Representation is king: the very existence of advertising and marketing is predicated on this simple, yet seemingly evasive idea. Yet while the US Census declares that nearly 44 million people and counting are Black in the United States, it’s a bit strange that there’s such a large disparity in the amount of varied representation in voice and on-screen talent featured from Black communities.
Advertising has the power to hand the proverbial microphone to anyone at any moment by presenting their reality in front of the world. Seeing ourselves and what we could be, ceilings we could shatter, or barriers we could break begins with what we create and how we depict the world to be — all through representation and storytelling in media.
This first commercial handed me that mic through its depiction of Black women as familial, informed and heard by those in closest proximity. At 36 weeks of pregnancy, I had to find the courage to tell my ob-gyn that I needed to be admitted for induction based on symptoms I was experiencing. It was scary. It felt unreal. It was uncommon, yet arguably life saving for me and my seven-pound baby that was four weeks early and healthy.
Not only was this commercial dope, but Lexus was able to capture increased traction on multiple channels across varying audiences, citing this spot as “our most engaged with commercial before the release of Black Panther.” Rest in power Chadwick Boseman. Wakanda, forever.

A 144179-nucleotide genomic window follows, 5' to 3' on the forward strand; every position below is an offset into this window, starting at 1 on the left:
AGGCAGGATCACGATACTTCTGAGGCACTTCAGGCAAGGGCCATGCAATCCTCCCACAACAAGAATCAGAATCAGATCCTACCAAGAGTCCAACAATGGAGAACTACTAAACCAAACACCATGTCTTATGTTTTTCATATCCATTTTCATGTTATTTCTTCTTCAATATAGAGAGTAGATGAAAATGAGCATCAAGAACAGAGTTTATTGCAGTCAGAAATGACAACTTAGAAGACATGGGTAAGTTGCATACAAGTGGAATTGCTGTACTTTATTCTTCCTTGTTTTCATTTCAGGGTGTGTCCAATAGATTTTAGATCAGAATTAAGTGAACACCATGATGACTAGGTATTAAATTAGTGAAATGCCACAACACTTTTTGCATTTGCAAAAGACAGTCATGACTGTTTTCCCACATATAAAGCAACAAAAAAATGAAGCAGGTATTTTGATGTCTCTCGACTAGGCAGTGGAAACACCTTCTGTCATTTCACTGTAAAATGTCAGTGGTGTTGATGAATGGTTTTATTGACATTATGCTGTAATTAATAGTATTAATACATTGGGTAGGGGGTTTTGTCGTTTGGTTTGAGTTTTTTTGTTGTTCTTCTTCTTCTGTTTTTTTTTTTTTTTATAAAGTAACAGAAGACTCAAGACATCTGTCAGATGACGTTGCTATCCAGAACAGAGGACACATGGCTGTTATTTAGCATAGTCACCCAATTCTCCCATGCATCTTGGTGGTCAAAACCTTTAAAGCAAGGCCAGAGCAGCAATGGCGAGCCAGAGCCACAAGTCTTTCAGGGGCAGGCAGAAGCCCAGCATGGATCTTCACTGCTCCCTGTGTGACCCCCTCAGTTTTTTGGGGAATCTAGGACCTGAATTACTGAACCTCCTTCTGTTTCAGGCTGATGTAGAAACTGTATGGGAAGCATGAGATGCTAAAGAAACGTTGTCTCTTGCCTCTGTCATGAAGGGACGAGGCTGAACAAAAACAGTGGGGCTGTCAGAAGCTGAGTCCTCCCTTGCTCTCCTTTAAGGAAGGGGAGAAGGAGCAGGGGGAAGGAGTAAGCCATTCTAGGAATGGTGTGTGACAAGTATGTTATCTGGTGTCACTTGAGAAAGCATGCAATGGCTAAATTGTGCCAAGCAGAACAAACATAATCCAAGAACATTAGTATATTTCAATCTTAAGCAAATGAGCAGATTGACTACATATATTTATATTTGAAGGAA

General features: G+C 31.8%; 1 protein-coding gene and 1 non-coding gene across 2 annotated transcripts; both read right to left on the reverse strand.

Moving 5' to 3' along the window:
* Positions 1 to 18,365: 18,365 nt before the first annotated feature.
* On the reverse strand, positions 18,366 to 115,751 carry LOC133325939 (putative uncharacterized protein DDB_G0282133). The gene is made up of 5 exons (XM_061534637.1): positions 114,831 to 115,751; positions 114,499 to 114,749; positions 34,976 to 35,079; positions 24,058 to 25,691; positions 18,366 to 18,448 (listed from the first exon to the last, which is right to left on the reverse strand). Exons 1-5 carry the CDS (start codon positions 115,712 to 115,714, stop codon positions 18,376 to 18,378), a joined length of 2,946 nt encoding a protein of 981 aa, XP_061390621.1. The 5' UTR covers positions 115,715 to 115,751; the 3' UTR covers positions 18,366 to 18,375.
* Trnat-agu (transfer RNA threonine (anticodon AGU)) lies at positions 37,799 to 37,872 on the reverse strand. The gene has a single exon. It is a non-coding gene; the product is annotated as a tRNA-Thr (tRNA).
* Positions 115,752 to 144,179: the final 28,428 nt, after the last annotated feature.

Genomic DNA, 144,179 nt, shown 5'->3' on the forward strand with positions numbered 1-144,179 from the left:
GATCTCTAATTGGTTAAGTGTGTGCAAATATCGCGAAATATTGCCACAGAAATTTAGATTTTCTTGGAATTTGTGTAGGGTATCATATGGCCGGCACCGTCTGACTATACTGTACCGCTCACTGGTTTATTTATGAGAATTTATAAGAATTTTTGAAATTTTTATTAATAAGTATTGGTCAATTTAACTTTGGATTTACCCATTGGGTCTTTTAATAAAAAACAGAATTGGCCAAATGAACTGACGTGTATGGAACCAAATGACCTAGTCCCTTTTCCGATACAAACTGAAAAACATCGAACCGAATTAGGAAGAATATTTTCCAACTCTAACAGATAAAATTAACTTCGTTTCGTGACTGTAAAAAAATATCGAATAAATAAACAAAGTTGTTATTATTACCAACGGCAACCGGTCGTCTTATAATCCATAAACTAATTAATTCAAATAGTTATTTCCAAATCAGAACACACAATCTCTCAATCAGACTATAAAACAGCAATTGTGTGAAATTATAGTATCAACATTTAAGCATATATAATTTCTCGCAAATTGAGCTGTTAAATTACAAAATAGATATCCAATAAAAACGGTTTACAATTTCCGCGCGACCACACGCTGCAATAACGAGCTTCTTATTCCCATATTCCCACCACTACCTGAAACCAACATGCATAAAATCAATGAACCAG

We certainly can’t celebrate representation in advertising without highlighting a work of art that literally encouraged people to be part of the vision of the late, great Dr. Martin Luther King Jr. This commercial was fun yet focused on inviting everyone in to leave the earth a little better than we found it.
In honor of Black History Month, we pay homage to award-winning advertisements that showcase Black talent boldly and unapologetically. The advertising industry is the perfect stage for a vast array of opportunity to elevate everything — in every shape, size and shade. Let’s continue to relish in the times the advertising industry chose to acknowledge when it could have ignored, elevate when it could have suppressed and led when it was easier to follow.